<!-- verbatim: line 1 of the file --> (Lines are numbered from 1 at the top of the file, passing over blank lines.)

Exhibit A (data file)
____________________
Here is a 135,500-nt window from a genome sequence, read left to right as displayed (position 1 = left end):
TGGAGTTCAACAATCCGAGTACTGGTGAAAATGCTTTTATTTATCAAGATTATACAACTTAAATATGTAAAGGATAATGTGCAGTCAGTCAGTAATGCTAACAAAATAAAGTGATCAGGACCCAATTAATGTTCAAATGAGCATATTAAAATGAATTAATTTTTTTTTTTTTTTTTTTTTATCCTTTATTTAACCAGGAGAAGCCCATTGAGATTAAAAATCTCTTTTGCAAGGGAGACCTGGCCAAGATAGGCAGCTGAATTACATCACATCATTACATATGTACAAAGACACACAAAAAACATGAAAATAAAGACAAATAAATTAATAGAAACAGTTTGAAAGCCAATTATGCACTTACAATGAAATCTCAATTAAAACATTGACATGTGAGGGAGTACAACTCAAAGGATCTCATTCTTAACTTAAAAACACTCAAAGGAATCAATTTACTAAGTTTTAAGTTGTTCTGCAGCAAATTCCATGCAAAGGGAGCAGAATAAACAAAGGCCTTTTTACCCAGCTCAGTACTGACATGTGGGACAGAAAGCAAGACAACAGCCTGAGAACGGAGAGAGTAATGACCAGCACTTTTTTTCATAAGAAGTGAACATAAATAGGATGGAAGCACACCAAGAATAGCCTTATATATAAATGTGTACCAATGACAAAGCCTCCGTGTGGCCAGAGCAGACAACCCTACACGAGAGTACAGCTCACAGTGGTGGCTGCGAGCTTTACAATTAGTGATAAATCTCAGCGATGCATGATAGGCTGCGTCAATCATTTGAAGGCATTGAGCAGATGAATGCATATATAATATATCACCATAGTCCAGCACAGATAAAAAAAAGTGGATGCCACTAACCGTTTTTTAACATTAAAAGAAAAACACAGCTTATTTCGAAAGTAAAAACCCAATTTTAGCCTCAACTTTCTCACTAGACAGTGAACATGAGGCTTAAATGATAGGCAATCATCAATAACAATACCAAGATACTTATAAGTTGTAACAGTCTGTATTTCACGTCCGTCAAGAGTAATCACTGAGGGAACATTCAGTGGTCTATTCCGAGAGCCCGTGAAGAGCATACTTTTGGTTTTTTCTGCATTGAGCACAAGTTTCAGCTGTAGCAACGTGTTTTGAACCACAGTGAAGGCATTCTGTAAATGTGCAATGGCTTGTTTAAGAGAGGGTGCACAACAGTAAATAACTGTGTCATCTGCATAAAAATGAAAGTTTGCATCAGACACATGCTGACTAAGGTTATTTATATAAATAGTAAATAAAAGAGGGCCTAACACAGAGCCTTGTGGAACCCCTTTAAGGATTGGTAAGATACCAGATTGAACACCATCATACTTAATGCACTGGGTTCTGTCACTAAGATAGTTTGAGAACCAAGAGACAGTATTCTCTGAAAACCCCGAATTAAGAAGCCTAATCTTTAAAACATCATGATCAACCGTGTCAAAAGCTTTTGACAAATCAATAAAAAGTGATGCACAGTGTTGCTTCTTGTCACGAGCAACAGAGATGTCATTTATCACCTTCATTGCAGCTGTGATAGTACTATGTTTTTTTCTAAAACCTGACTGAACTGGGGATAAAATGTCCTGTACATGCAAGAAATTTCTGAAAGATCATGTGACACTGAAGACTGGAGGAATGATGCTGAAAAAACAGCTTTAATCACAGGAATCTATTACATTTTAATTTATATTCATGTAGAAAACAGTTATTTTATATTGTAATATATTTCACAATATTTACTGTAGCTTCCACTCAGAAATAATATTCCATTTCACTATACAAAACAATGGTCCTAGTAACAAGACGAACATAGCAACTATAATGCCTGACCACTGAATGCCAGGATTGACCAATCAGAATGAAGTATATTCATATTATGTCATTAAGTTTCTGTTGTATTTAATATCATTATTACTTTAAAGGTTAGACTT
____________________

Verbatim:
Here is a 135,500-nt window from a genome sequence, read left to right as displayed (position 1 = left end):